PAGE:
I asked one of our staff members (thank you Fred) to pull the resources we were recently looking at for our English courses. Hope this helps.
Lumen courses:

Level 1:
Level 2: is a great secondary source for students to use in tandem with their textbook. It covers very specific portions of academic writing that I find students often have questions on when coming in for tutoring. There are video lectures to accompany the text. It also covers literary theory which she may find useful for her literature/102 course.

Database for older public domain literature project

Fairy Tales

I'm working with a professor who teaches a class on feminism and fairy tales, and she is looking for open resources for fairy tales, especially non Western ones to read in her class. Right now, the main priority is finding versions of stories themselves.
So far the resources I've found have been Open Folklore ( ) for ideas, then ( ) to see examples of stories out there, then the Hathi Trust to find original versions of the books the stories are in. However, most of the stories I'm finding that way are by early 20th century white authors writing for a white audience - certainly interesting to analyse, but I'm wondering it there's better representation out there.
Does anyone have ideas on where to look next for resources on fairy tales? 

Not specifically fairy-tale, but our OER-veteran English instructor Trish Nelson relies heavily on this website ( ) for the myth/theory section of her composition and reading class. She says it has some great folklore.

Thank you everyone! I felt like I was hitting a wall, but now I'm excited to get back to the professor - so many of these look perfect.  I've had a few people share directly with me, so here are the materials I have compiled:


Does anyone know of any free or open grammar tools to check for grammatical errors and sentence structure?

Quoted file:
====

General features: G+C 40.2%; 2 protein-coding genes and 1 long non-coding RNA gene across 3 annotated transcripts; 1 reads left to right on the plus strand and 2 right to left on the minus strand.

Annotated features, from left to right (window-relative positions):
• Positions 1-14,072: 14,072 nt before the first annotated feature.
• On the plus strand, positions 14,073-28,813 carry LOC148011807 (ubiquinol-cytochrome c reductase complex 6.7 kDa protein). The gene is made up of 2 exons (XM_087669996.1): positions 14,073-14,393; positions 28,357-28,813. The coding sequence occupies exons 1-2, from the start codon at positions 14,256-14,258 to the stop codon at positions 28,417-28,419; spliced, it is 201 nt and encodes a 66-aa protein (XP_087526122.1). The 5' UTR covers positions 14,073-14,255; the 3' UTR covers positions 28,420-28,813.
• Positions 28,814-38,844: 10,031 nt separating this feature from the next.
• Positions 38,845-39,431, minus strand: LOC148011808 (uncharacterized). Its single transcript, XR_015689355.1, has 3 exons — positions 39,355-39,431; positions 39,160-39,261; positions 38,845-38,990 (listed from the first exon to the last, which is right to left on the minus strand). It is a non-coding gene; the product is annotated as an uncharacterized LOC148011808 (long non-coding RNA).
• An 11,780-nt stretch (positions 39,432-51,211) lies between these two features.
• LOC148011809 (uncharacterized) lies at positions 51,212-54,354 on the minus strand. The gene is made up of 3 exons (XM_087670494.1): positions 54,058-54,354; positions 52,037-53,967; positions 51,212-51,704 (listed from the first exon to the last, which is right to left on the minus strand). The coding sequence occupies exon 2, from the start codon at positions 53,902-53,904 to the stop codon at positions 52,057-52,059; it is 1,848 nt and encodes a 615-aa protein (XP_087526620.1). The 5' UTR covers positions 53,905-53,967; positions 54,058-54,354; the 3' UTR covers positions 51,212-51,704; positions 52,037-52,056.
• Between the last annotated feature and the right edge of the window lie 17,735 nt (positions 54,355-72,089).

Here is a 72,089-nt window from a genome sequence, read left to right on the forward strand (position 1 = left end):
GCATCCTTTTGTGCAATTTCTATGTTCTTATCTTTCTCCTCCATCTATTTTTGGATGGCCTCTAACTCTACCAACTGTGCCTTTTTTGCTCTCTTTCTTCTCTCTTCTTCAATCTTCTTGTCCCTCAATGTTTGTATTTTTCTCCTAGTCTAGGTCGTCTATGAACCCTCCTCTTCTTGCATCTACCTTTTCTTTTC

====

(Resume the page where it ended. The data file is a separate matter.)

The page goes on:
Try  . I ask all of my students to use it before submitting their assignments. It's particularly helpful for ESL / EFL speakers.
Grammarly has a plug-in and it works within learning management systems and other software
Grammar Bytes is also useful  
From an earlier query, I learned about an openly licensed tool for diagramming sentences:
I tried and had mixed results. I wrote a sample including multiple errors. Grammarly picked up a lot--spacing, s/v agreement (present tense), its/it is, spelling errors. However, it didn't fix sentence boundaries (a big disappointment), s/v agreement in past tense, all there/their/they're errors, unparallel lists, etc. On balance, I still think it's useful, but would warn students that it misses a lot.



A fellow faculty member and I are designing an Introduction to Literature course. We are having difficulty finding materials on schools of literary criticism and important theorists with CC licensing. The Internet Encyclopedia of Philosophy ( ) would be a great example of the type of resource we are looking for. Unfortunately, it is not CC. Any suggestions for resources on major schools of literary theory/criticism and important thinker would very much appreciated.